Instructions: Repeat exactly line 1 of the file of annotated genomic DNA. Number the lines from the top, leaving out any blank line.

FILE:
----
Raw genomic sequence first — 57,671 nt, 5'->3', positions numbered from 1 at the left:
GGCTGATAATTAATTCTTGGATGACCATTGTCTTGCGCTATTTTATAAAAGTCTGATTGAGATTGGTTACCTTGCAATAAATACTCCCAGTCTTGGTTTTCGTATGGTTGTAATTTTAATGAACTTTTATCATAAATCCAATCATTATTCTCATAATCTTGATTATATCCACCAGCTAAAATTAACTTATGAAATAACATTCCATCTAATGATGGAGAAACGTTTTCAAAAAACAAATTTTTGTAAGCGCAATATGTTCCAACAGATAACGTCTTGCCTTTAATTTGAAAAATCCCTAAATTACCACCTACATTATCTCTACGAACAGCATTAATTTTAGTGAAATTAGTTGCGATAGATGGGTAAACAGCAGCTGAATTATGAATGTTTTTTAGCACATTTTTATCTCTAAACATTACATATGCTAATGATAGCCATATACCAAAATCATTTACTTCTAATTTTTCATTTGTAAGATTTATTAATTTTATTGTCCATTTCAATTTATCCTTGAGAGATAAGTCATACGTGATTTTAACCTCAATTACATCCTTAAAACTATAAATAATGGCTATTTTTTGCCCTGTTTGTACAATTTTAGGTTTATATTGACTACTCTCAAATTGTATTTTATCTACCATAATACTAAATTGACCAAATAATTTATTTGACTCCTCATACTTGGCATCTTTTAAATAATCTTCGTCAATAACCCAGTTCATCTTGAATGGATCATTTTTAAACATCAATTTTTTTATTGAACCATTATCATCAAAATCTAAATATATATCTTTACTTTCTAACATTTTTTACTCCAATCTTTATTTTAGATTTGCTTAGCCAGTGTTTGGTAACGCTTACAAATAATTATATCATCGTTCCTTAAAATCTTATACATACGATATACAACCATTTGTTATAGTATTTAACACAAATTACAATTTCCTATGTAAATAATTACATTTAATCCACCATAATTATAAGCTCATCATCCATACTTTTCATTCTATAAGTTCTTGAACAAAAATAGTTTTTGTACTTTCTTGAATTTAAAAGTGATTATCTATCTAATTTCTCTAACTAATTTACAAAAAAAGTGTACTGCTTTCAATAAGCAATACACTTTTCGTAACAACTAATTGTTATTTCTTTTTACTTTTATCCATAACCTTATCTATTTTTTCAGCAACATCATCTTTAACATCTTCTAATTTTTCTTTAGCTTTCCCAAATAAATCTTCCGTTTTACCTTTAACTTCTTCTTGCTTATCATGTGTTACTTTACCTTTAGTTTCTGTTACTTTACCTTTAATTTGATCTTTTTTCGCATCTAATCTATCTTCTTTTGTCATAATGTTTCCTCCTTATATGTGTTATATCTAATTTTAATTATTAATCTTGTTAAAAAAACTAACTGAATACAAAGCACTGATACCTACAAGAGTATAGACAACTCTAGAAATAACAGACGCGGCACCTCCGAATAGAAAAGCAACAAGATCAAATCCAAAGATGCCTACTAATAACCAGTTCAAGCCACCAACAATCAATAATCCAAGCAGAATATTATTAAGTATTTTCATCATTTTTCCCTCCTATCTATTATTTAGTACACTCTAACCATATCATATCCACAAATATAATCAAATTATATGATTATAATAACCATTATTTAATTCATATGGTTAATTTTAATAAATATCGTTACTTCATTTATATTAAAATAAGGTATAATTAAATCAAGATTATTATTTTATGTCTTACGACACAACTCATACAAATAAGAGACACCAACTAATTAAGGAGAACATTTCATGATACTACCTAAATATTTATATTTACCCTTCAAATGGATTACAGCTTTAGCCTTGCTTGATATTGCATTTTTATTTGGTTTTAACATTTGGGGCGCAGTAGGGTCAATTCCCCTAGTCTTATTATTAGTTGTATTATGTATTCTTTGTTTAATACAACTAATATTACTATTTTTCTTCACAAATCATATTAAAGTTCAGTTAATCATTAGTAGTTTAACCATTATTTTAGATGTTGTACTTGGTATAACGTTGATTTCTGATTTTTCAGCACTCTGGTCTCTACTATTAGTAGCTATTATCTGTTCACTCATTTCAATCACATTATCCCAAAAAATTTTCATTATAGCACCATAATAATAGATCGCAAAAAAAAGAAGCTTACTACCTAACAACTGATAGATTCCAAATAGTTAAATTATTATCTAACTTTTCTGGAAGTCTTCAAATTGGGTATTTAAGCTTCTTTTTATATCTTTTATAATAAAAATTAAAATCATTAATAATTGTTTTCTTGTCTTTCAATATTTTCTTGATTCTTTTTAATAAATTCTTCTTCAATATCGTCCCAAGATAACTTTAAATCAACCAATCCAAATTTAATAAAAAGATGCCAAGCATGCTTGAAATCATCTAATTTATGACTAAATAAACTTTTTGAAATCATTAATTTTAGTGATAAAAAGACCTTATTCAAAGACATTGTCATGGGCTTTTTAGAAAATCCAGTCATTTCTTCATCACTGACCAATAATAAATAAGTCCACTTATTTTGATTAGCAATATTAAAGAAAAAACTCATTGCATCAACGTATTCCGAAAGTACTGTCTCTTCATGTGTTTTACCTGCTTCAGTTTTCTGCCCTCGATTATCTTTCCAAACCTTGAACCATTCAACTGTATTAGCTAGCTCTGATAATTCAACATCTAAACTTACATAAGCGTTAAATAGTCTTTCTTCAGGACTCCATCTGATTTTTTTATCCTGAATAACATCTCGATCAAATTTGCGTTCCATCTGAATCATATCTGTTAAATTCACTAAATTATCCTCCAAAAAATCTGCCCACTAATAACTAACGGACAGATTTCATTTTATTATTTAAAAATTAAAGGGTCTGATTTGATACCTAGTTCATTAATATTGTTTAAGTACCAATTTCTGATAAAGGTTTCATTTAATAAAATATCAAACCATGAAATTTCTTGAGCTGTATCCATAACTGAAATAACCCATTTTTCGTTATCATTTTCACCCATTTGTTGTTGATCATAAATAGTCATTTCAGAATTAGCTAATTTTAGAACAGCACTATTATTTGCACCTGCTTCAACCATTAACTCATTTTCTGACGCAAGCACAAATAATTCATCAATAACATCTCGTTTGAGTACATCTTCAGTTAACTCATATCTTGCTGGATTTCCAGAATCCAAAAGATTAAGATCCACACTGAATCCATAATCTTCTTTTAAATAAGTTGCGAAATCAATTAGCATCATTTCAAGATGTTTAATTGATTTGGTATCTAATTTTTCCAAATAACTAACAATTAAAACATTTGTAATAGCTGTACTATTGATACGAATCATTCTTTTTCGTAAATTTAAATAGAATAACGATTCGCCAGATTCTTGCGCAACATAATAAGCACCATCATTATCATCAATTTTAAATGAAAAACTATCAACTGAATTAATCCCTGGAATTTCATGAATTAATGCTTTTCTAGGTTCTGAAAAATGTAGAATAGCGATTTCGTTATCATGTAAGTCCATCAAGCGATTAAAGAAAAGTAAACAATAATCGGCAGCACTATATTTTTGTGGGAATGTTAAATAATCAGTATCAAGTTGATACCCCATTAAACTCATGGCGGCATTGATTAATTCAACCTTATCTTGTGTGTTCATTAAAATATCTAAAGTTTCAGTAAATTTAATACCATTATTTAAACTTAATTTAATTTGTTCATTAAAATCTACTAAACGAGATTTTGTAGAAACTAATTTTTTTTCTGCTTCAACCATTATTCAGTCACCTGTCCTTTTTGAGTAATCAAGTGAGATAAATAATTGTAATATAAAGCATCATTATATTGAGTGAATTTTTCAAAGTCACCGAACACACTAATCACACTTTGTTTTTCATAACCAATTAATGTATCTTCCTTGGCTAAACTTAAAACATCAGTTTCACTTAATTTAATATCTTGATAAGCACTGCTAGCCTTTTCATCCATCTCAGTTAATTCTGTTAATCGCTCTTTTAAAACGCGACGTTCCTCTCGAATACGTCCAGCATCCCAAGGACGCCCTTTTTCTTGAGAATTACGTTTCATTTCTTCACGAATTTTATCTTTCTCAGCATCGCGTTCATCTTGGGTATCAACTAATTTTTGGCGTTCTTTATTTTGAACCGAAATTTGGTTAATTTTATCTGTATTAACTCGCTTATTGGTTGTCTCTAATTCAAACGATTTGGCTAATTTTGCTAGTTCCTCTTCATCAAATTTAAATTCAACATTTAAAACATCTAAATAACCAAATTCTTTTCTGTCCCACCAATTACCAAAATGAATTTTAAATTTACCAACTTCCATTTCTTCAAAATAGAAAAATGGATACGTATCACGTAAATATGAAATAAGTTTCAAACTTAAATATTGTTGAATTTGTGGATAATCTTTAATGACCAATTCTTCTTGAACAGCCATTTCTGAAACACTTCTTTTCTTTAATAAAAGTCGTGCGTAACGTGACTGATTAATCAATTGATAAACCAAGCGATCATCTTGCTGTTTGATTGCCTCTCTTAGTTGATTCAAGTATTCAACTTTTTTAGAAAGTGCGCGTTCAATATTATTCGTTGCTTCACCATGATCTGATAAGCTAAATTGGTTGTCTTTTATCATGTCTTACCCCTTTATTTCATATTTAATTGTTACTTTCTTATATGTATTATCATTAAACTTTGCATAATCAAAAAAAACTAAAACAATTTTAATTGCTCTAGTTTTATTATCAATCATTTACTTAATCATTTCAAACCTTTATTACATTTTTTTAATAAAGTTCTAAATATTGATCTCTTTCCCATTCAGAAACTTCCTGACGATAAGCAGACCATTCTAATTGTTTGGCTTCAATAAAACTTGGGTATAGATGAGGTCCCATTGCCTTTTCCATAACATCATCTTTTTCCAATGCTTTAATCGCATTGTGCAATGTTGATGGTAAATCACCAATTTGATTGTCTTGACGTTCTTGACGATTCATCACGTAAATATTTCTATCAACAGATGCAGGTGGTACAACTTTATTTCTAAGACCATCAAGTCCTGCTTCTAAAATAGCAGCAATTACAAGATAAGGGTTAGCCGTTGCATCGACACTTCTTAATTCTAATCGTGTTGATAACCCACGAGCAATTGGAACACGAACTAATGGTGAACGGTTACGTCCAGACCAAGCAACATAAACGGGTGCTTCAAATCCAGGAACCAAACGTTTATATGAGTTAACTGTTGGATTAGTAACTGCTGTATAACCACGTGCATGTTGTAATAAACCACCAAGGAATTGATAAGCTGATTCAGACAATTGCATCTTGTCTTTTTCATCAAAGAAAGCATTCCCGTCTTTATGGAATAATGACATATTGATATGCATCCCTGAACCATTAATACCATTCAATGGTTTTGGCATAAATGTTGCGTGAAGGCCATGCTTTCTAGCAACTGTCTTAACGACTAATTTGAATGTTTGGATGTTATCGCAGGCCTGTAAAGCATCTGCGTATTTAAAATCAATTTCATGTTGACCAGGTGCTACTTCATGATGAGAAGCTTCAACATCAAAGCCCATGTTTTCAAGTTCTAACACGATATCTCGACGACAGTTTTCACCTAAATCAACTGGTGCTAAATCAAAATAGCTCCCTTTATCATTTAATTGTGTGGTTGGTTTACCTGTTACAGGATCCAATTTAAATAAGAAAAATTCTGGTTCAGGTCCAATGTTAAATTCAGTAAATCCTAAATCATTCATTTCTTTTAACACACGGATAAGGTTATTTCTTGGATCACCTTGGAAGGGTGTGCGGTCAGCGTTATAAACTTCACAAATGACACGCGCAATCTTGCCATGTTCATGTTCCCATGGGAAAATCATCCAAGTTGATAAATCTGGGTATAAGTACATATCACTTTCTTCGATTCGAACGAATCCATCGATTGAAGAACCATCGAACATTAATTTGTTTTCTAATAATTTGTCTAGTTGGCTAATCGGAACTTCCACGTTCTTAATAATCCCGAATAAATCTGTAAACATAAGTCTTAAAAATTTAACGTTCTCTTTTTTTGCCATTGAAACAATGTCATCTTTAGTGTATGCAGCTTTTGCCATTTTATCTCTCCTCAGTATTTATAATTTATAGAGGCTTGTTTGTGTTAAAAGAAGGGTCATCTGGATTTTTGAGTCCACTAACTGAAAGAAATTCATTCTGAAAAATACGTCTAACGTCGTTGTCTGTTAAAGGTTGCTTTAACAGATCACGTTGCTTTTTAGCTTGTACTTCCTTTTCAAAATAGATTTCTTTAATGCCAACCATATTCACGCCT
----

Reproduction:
Raw genomic sequence first — 57,671 nt, 5'->3', positions numbered from 1 at the left: